Albeniz was a romantic self-exile, unable to live with the stifling and conservative culture of his native Spain but full of nostalgia. He migrated first to London and then to Paris where he became acquainted with, among others, Faure, and where his style of composition came under French influences, possibly including Faure's to some extent but more obviously that of Ravel and Debussy. His musical idiom is a subtle and unstraightforward mix of different threads, and so the interpreter's task is not straightforward either. There are various legitimate ways of going about Iberia, but I'd say that neither a simplistic Spanish style nor an over-frenchified style is among them. Each interpreter needs to have a concept of the works that is coherent (`consistent' sounds too restrictive), and it's not to be expected that when another great exponent of them comes on the scene he will resemble his most important forerunners in any major way. I find Hamelin's approach completely convincing. He is not trying to be `son-of-de la Rocha' or to be anyone but himself, and that fulfils my own first requirement. He looks at the pieces from his own standpoint, he makes his own sense of them, he conveys that sense to me, and the monstrous technical difficulty of much of the music seems to be nothing to him.
Iberia is 12 separate works bound into 4 books of 3 apiece. They are not suites of pieces in the way we usually regard Chopin's preludes as being a single suite for performance in toto. They are more like Brahms's later piano works, grouped in collections that admit of performance either as grouped or equally well as separate items. I don't hear them as `representing' towns in Spain, Corpus Christi processions and what have you. These places and these events had their own characteristic music, recalled but not quoted or imitated by Albeniz, and it is this music, not the locations and activities directly, that he evokes in his own original music. Hamelin is not French but Canadian, and while he inclines more to the French content in the music than others do he has an effortless sense of the Spanish rhythms, and when it comes to Navarra at the end of the recital he gives a full-blooded `Spanish' rendering suited to this piece, which the composer thought too straightforward and crowd-pleasing to belong with the others, replacing it with Jerez. The Frenchness in Hamelin's way of doing things comes in various forms, usually cool and lucid but not afraid of some impressionistic pedalling when he sees fit, as you can hear right away in the first number, the so-called evocation simply entitled `prelude' by Albeniz.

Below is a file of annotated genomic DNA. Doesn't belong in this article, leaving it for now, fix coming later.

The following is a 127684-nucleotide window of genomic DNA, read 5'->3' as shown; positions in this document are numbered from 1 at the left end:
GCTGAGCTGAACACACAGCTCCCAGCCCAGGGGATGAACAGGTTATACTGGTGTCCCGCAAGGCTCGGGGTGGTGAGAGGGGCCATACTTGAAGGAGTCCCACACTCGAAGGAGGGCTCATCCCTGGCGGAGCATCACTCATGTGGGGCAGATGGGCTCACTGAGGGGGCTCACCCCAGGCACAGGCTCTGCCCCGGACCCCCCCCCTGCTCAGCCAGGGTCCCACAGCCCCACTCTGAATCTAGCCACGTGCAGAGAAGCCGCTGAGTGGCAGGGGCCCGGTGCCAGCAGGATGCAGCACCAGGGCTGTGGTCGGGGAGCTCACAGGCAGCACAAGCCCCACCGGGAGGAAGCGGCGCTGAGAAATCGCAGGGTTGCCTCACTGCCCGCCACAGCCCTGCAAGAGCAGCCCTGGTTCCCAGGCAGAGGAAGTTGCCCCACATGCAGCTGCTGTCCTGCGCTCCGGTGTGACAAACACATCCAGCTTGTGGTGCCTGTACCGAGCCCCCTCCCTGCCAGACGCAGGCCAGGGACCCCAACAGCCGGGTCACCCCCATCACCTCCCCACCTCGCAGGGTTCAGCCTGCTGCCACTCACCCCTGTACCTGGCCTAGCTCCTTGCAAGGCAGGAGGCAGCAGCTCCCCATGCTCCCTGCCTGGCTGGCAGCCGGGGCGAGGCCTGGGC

I think what I like best about this recital is the sense of effortless command about it. It may seem an odd comparison, but Iberia reminds me of Brahms's Paganini variations in one important respect - it presents the player with some technical challenges of the kind we used to think mind-boggling except that they seem to be easy meat for today's crop of technicians, and it demands that they be not just overcome but played as if the performer had not even noticed them, otherwise the music can sound dull and ugly. Whatever sense Hamelin's playing conveys to you it is not a sense of struggle. Everything is under perfect control, but there is a real feeling of enjoyment and of genuine love of the music as well as (to my ears anyway) a slight but definite sense of quiet triumph. The other thing that thrills me about this player is a real feeling of individuality about him. It's individuality without eccentricity or wilfulness too, which is a hard trick to take - Argerich for one is nothing if not individual, but a sense of wilfulness is all part of the deal. Both Horowitz and Michelangeli disparaged the younger generation of players for what they perceived as a lack of differentiation among them, but I wonder whether Michelangeli himself might not have found some characteristics to admire in Hamelin, these being of course characteristics similar to his own, which were what he mainly approved of.
Albeniz's music is music of the mind as well as of the heart. Excessive heartiness in playing it tends to put me off, and Hamelin is very much to my own taste although so are other styles. The influences of his French contemporaries only go a certain distance in Albeniz's writing. The harmony is more tonal than Ravel's and more so still than Debussy's, and I fancy I catch a touch of Faure in his handling of key-shifts. I am not at all surprised that Debussy thought Eritana, which comes last of the 12 pieces in order of publication, to be the best of the lot, as it could almost be taken for his own work at least in part. Debussy and Ravel were more than slightly keen on giving a Spanish flavour to their own work, they knew how to mix the idioms, and they knew another master of the technique when they heard one. However music exists only in performance, and the performer has to be such a master in his or her own right too. Hamelin fills the bill for me, but if you find too much Frenchness in some of the earlier numbers, try the composer's rejected Navarra at the end by way of counterbalance. Albeniz never actually finished it, his pupil de Severac tagged a few bars on, but Hamelin gives us a barnstorming conclusion, nearly half the length of the total piece, by William Bolcom. This is more as I like it, and I hope you will too.